I was listening to an old mix tape today when out popped a staple from 1982, “I Melt With You,” by the British band Modern English.
For whatever reason, the lyrics made me think about Sandy Hook.
“Dream of better lives the kind which never hate; Dropped in the state of imaginary grace; I made a pilgrimage to save this human race; Never comprehending the race had long gone by…”
We certainly lost something after the Aurora massacre. It’s hard not to consider your surroundings when going to the movies or live events anymore. But walking into an elementary school and executing children is unimaginable.
This act cost us a level of innocence that cannot be recovered.
None of us knows how to process this kind of violence. But we all know a very disturbing line has been crossed. If this can happen – if we can’t keep our children safe at school, what is next?
I find it beyond reprehensible that assault weapon sales are booming.
If you are out buying guns you are part of the problem.
In tiny Harrold, Texas, the school board voted to let teachers bring guns to school. Lawmakers in Oklahoma, Missouri, Minnesota, South Dakota and Oregon are considering similar legislation.
In the same vein, a company is selling body armor for children that comes in the form of a backpack – and sales are through the roof.
Amendment II, a Utah-based company that makes lightweight body armor for military and police, tripled its monthly sales total of these backpacks in just a week.
The carbon nanotube armor comes in kid-friendly themed Avengers or Disney princess versions.
I don’t even know what to say to that.
Arming our kindergarten teachers and putting Kevlar on our children is not the answer.
And I condemn the NRA for its callous suggestion of placing armed police officers in every school. This will only amplify paranoia around the country, and is a pathetic attempt to distract attention away from discussions of expanding gun control.
What I despise about this line of thinking is its defeatist mentality. These people are giving in and accepting this level of danger as acceptable, so they move to combatting it instead of trying to treat the problem.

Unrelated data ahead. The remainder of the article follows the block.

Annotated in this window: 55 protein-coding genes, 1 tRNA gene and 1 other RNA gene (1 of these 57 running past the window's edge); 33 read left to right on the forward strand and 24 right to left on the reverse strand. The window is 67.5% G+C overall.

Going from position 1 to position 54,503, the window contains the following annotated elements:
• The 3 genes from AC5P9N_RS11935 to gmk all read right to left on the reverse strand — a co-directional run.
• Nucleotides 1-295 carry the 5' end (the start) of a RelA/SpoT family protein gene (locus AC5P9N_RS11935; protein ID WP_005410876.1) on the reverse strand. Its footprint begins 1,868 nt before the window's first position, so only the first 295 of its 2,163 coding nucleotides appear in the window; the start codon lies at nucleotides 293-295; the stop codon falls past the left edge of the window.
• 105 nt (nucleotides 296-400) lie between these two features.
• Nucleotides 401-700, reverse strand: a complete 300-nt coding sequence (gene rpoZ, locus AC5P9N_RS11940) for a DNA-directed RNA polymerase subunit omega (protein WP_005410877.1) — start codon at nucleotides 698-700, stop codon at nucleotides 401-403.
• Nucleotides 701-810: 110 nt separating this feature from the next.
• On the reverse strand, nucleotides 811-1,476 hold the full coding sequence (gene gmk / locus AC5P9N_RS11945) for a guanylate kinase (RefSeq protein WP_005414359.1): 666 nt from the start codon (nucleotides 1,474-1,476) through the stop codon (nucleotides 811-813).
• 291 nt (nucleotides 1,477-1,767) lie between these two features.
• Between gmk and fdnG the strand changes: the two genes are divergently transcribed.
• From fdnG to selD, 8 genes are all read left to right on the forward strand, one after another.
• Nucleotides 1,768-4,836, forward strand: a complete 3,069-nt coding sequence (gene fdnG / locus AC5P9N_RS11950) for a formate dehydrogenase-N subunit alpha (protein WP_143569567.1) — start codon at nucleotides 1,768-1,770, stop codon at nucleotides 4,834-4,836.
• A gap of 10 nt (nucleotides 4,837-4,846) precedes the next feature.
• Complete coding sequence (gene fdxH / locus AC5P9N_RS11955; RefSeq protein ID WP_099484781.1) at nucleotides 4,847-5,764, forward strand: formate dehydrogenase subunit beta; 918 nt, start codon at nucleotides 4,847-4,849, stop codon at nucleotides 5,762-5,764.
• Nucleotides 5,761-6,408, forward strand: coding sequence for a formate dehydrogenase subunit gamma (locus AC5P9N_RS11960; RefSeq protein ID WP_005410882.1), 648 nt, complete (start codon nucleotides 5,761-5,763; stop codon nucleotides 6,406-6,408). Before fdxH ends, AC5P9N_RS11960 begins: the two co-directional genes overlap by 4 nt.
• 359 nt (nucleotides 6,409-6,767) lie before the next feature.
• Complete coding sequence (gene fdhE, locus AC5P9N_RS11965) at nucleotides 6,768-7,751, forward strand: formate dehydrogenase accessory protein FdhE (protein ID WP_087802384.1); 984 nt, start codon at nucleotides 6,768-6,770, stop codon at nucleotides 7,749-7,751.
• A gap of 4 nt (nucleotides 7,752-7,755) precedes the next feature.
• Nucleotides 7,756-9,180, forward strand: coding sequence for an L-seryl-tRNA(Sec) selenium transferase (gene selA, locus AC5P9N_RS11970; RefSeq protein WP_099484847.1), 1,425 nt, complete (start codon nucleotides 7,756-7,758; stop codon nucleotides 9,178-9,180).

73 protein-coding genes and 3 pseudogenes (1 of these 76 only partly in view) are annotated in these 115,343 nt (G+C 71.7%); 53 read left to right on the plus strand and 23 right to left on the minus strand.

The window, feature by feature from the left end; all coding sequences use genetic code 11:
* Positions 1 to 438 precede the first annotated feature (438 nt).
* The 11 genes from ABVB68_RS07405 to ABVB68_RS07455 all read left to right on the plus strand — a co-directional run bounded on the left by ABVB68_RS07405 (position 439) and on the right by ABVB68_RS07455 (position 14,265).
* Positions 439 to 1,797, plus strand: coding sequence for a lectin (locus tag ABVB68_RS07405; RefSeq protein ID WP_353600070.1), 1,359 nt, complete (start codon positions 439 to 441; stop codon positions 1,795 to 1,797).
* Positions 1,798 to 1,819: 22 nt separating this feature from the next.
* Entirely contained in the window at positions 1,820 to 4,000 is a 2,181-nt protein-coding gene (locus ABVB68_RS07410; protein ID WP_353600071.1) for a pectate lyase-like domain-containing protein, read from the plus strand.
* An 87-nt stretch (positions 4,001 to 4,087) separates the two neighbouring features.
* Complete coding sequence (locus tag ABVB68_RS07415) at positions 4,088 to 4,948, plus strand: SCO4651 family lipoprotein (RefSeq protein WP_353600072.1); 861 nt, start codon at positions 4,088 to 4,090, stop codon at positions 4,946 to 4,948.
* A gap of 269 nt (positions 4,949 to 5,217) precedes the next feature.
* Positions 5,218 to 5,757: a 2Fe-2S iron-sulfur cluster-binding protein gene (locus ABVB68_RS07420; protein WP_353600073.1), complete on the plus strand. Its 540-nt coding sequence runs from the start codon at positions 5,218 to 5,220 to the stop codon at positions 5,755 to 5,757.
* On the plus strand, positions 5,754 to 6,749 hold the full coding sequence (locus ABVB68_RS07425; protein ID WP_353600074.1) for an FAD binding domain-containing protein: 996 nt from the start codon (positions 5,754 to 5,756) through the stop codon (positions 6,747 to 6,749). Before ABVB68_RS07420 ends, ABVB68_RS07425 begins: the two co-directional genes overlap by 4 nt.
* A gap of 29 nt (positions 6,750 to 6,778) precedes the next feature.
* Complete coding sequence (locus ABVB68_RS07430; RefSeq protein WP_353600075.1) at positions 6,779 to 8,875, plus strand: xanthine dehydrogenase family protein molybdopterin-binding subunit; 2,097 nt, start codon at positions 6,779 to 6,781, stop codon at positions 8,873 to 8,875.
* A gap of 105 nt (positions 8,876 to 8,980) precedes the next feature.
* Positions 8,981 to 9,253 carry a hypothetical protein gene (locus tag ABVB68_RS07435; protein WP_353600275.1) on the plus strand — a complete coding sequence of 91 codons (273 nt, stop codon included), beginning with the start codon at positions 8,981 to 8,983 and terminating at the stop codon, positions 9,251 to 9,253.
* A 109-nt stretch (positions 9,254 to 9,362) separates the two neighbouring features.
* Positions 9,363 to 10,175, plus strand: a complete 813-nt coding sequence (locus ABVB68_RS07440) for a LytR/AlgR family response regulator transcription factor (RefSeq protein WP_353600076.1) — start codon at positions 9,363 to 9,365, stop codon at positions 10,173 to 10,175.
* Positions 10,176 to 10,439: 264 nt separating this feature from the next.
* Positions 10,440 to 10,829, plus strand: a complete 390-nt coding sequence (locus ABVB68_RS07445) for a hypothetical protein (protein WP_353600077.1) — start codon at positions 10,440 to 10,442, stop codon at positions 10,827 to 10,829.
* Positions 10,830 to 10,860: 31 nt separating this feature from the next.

Americans do this a lot. We choose to address a symptom instead of the actual problem, because that is the easier road. There is less resistance, and we don’t have to examine ourselves and the choices we have all made that put us in these situations.
That is much heavier lifting.
There is an underlying culture of violence in America that embraces guns and glorifies conflict that is pushing its way past entertainment purposes and into reality. I appreciate Second Amendment advocates, but not all guns need to be available to the public, and certain people may not be a good fit for gun ownership.
We’ve also done a horrible job of stripping away money from education, mental health care, after-school programs, and a variety of preventative measures that could help identify and treat kids and adults that have personality disorders.
We choose to cut preventative care and education to fund tax cuts and fight non-essential wars that cost additional young men and women their lives.
It’s a travesty that is bankrupting America’s decency.
Indulge me for a minute and watch this brief video. It’s a clip from “The Last Word with Lawrence O’Donnell.” If you haven’t caught the post-game remarks from Pat Kelsey, the Winthrop University basketball coach, check it out.
Kelsey knows a little about emotional loss and anguish, and about mental health. He took some time away from coaching in 2007 after he found his mentor, Skip Prosser, the former Wake Forest coach, dead from a heart attack on his office couch. Kelsey knows what it’s like to work a busy job and sacrifice time away from loved ones, and have a sudden death take away the chance to make that lost time right.
For the victims’ parents there is no making this right.
I feel for those families of course, but the teachers, firefighters, paramedics, police and doctors who witnessed this carnage are also terribly damaged. It’s incomprehensible what seeing those innocent bodies must have been like.
It would haunt me for life.
I’ve heard stories from police officers that have had to deal with car accidents involving children. The carnage of small bodies shakes them to the bone.
Something intentional like what occurred at Sandy Hook carves out a void in all who see it. I know the first responders and teachers are hurting, because they take on the responsibility of keeping this kind of harm away from kids.
It’s not their fault. The kind of evil that crept inside Adam Lanza is not anything we could anticipate, but it stings extra hard for the adults charged with child safety in Newtown. Those folks could all use a big hug this Christmas and have somebody tell them “it’s alright, it wasn’t your fault.”
I go back to that Modern English song. The chorus goes:
“I’ll stop the world and melt with you; I’ve seen some changes but it’s getting better all the time; There’s nothing you and I won’t do; I’ll stop the world and melt with you.”
For 20 parents and six other families there is nothing to melt over this Christmas, only tears.
No longer is it getting better in America all the time.
We need to slow down and remember to take care of what is really important, or these precious freedoms we hold so dear are going to get away from us.